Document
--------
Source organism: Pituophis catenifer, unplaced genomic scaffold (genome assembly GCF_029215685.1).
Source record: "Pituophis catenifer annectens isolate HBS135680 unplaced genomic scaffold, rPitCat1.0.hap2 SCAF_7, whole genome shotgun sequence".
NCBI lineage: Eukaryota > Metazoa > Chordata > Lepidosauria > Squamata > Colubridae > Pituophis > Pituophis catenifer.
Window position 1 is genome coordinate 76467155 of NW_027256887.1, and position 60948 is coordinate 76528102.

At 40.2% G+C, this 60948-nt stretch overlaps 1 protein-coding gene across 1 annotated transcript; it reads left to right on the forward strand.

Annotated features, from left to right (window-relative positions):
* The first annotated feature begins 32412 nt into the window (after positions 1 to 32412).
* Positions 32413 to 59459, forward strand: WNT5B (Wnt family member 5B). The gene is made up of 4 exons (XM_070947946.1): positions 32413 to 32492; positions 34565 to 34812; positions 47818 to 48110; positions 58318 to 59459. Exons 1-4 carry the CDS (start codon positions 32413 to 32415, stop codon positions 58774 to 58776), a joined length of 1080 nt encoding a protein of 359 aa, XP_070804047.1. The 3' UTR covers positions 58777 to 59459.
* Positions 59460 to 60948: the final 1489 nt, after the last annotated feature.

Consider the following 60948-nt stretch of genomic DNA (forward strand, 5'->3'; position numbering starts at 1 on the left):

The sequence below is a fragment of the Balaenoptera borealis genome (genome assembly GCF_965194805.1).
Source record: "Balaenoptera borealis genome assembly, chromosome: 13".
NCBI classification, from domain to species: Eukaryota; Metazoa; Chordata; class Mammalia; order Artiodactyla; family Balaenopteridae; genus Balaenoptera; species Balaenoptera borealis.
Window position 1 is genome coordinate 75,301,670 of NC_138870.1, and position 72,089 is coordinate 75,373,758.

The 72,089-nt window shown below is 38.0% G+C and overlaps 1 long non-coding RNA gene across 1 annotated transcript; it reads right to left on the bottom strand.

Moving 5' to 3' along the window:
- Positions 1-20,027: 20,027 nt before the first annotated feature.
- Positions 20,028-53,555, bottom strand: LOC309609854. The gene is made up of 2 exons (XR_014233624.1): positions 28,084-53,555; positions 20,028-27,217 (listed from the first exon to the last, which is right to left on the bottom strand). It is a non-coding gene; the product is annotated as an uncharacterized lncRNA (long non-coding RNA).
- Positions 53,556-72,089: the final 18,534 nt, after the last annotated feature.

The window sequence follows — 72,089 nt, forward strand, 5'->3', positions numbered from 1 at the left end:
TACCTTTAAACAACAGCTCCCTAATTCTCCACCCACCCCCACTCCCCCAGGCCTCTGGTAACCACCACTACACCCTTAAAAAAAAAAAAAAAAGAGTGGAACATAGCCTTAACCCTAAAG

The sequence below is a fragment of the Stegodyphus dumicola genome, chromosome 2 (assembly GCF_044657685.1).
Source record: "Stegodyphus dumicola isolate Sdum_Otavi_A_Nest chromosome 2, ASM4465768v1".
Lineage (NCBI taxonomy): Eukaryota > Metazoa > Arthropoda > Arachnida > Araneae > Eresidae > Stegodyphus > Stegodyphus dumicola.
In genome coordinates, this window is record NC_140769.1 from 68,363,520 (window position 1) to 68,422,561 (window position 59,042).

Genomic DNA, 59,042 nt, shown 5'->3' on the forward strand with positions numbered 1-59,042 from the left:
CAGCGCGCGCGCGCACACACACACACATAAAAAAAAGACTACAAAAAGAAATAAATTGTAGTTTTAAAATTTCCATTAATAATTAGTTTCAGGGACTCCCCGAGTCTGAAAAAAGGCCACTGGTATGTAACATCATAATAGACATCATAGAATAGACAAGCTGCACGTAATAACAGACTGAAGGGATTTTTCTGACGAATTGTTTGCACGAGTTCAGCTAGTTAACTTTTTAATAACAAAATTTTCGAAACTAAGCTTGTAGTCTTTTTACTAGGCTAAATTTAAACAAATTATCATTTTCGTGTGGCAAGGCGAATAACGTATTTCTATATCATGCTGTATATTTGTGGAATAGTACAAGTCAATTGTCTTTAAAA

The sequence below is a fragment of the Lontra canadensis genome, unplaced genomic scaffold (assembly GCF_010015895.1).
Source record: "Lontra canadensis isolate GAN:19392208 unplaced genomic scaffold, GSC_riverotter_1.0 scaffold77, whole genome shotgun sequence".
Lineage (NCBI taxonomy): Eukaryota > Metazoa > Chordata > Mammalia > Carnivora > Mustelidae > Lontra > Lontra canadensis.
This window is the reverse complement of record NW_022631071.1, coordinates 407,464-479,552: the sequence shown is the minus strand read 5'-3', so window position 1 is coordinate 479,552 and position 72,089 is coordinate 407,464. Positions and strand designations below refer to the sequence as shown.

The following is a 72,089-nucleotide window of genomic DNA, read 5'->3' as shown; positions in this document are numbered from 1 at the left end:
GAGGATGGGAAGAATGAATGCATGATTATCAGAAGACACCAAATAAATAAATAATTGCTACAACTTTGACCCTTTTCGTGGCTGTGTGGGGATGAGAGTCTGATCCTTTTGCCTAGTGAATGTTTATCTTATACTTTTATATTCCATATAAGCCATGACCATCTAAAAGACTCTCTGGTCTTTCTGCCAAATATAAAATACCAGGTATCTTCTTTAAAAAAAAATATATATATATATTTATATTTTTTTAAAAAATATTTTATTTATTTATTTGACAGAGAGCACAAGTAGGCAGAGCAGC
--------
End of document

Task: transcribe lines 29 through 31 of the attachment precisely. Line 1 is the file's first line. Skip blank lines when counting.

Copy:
Source record: "Lontra canadensis isolate GAN:19392208 unplaced genomic scaffold, GSC_riverotter_1.0 scaffold77, whole genome shotgun sequence".
Lineage (NCBI taxonomy): Eukaryota > Metazoa > Chordata > Mammalia > Carnivora > Mustelidae > Lontra > Lontra canadensis.
This window is the reverse complement of record NW_022631071.1, coordinates 407,464-479,552: the sequence shown is the minus strand read 5'-3', so window position 1 is coordinate 479,552 and position 72,089 is coordinate 407,464. Positions and strand designations below refer to the sequence as shown.